Life would be incredibly strange and difficult if you were an animal, with many new everyday problems that you couldn’t even begin to imagine. That is one of the messages that talented Japanese artist Keigo is trying to send.
To perk up your autumn day at work or school, here are the best and silliest giraffe illustrations by Keigo about these animals’ funny problems. These cool drawings are sure to make you smile, so enjoy, share them with your friends, and upvote your favorite ones. Be sure to let us know what you think of Keigo’s work in the comments! You can look through Bored Panda’s awesome previous posts about Keigo’s illustrations here, here and here. And read on for Bored Panda's second interview with the artist Keigo!
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According to Dosomething.org, giraffes hold the title of the tallest mammals on planet Earth. What’s more, their legs are impressively long, about as long as a person is tall. However, a giraffe’s neck is too short to reach the ground to drink water, so it has to kneel. It’s a good thing then that they only need to drink water every few days, as they get plenty of water from the plants that they eat.
Bored Panda talked to the artist Keigo and his management team to learn more about his drawing ideas and mindset.
“I decide on the theme and motif before I lift my pen, but how long it takes for creative the idea to come to my mind really depends,” the artist said about his drawing process. “Sometimes ideas spark, but other times nothing comes to my mind even after one whole day.”
“Either way, once I know what I want to draw, each piece is finished in 1.5 hours on average. It is rather short because by the time I start drawing, I have a rough idea of the structure and colors I want to use. Thus, I focus thoroughly on transferring ideas onto paper. I can go about drawing forever if I begin bothering with small details, but I usually stop before I’m in that phase. I avoid drawing without having a clear theme and structure in my mind.”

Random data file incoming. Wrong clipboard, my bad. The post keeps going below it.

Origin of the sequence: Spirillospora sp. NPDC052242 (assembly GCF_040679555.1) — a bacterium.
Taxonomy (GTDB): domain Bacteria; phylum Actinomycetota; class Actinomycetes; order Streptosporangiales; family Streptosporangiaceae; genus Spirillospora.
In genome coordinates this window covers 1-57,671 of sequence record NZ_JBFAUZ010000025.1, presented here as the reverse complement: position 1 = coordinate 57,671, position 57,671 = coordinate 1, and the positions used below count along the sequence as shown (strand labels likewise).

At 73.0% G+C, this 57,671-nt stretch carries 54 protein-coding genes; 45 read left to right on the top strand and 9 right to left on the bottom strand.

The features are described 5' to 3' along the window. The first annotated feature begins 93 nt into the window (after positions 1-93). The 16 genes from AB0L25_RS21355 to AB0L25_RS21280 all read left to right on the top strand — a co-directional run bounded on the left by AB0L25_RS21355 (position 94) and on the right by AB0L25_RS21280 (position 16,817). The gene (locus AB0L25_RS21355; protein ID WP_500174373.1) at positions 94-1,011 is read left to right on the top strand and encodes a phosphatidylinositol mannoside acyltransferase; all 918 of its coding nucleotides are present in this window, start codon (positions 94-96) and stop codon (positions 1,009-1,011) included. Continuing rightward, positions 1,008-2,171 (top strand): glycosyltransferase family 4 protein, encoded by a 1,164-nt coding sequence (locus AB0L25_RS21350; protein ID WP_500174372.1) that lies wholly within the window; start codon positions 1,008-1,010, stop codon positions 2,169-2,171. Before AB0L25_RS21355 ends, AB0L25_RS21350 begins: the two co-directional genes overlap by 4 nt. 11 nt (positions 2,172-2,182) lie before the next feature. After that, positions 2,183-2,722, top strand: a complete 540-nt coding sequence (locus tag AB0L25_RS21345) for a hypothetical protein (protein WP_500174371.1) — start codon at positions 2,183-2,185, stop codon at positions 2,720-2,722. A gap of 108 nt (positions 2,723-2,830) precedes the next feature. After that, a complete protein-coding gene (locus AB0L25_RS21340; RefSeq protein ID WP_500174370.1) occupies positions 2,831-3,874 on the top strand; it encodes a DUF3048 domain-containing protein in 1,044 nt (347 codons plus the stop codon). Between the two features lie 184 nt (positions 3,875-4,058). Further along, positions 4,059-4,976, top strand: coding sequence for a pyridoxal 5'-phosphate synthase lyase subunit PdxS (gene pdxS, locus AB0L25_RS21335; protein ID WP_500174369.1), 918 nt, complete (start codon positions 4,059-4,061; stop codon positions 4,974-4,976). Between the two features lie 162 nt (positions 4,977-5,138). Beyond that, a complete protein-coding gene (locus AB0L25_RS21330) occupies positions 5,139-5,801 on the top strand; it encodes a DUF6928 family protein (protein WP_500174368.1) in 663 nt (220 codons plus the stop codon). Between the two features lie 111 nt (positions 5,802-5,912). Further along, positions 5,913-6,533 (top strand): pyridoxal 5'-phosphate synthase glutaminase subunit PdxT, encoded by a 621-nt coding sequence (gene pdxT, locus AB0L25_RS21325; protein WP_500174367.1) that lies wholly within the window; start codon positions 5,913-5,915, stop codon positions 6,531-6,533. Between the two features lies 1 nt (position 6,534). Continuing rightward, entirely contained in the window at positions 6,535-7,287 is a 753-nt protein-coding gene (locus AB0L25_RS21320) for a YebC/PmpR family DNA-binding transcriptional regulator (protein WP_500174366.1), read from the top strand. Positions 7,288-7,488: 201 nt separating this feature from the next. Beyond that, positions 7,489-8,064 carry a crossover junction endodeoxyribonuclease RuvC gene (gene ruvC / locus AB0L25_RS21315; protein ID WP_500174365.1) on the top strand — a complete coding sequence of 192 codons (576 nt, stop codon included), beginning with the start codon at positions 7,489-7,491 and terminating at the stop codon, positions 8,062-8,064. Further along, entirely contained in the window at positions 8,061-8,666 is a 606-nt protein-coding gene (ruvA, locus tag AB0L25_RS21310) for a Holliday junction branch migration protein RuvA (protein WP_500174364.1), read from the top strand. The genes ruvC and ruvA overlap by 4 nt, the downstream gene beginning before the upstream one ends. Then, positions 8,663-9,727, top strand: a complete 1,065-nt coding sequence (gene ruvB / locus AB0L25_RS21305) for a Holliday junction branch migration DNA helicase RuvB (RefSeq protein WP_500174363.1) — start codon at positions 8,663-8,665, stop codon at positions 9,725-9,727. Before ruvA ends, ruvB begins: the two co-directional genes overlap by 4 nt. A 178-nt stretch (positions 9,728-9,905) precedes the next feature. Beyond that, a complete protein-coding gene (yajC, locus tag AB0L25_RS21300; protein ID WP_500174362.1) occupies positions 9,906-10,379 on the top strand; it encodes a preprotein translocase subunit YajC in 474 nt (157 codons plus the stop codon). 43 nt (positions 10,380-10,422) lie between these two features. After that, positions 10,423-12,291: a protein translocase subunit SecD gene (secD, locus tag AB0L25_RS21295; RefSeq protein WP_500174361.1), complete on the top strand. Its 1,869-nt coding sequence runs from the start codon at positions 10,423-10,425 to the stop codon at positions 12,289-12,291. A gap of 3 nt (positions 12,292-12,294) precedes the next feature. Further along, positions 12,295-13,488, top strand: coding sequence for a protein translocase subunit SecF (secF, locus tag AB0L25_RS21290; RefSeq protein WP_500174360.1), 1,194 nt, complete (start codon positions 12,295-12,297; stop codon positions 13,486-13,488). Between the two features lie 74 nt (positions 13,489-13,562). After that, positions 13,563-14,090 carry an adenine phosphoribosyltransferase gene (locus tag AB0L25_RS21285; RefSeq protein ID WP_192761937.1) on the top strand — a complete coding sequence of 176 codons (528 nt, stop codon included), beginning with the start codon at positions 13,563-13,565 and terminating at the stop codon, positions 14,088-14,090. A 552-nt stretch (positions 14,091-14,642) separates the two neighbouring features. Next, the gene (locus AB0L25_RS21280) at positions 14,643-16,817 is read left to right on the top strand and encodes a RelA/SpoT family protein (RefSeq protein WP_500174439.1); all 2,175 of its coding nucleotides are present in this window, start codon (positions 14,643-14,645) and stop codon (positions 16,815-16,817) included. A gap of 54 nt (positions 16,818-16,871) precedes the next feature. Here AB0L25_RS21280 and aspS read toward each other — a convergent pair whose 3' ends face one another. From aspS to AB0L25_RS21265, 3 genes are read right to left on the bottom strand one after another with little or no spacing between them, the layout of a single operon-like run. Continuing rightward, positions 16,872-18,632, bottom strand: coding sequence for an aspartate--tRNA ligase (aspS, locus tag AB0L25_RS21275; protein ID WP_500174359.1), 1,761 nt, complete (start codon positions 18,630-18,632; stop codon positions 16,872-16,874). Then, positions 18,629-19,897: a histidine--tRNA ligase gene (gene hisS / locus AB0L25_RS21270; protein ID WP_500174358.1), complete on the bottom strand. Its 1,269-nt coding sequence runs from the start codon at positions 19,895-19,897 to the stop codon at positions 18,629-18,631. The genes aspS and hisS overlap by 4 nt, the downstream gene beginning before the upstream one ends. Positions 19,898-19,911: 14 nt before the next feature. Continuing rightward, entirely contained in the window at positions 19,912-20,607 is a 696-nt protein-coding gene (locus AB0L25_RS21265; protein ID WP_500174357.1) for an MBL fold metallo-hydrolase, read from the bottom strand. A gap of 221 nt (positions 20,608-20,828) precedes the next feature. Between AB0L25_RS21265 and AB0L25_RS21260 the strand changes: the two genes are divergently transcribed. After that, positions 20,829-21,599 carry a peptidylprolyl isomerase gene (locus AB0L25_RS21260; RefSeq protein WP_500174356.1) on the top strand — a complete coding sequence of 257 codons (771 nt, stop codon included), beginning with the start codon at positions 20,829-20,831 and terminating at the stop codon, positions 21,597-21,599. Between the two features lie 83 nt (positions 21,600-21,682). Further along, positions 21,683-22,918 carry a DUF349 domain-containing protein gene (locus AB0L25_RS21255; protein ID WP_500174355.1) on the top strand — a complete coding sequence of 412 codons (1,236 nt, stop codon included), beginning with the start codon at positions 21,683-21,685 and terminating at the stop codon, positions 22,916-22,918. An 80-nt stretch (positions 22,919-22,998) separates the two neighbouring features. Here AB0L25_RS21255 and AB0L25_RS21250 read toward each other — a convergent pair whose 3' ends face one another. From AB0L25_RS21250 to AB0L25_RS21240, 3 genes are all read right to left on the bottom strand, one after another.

Bored Panda also wanted to know what animals Keigo thought were the hardest to capture in his funny drawings and which ones were the easiest for the artist. “All animals would be equally difficult if I try to portray living animals, but among my illustrations, the sloth is the most difficult.”
“This is because it is rare to see them in children’s books nor in real life. I searched various images of sloths for its distinct features, but I am still seeking its ideal character image. You will see that the shape of its face changes each time.”
“On the contrary, giraffes are the easiest to draw. With regards to giraffes, it feels like I am drawing humans, not animals. I have drawn giraffes the most among my illustrations, and I am attached to it because it is the only character that still conveys message when the main character's face is outside the frame.”
“I have actually drawn this in my past illustration, but I imagine that a gastrocamera examination would be most painful, referencing my first-hand experience,” the illustrator said what he thinks the biggest problem for giraffes would be in modern everyday life. “I am not an expert on how giraffes evolved, but I am curious of how I would see the world from giraffes’ perspectives.”
“Personally, I frequently focus on what is right in front of me, including concentrating on my smartphone. It might be important that we sometimes take distance, and become aware of the surroundings with giraffe-like broad perspectives.”
Bored Panda previously talked to Keigo and his team about the artist’s inspiration, his interest in drawing and his future plans. According to Keigo, he “used to draw animals which have the characteristic of "long," such as giraffes and crocodiles. But Sloths have the aspect of "time", and the characteristic of "not moving much."
“Using the sloth as the main character, I am interested in how to visualize the concept of "time" in a single piece of art. Sloths are very cute, but more than that, I am strongly attached to the fact how it gave me new ideas to express. In real life, I have a cat and that's my favorite animal,” the illustrator revealed to Bored Panda.
“Speaking of drawing, I'm interested in animals that have extreme physical characteristics. It all started from the point where I tried to incorporate those characteristics like "too slow", "too long" into a drawing, and expressed what happens when those characteristics are incorporated into human society.”
“Animals are personified and therefore everything is expressed exaggeratedly, but more than trying to draw the animals to make them look cute, I am always thinking about how I can express everything in a single piece of drawing.”
Keigo revealed to Bored Panda that he isn’t a talkative person, but has always “loved” drawings since he was a small child. He disclosed that he knew he could “express anything” through his drawings.
“I had dreamt of making it my job, but I experienced setbacks right after I entered art college. I feel very blessed to have the opportunity to transmit my work via SNS and receive comments from people all around the world.”
“I am not very much experienced myself, but I have previously taught drawing to students who aspire to enter art college. Personally, I believe that it is important for them to not only focus their interests in art, but to store knowledge and always have awareness of surrounding issues.”
Keigo said that he doesn’t have exact plans for the future yet. But the artist added: “As I previously published my book in three countries in Asia, my next goal is to publish in the US.”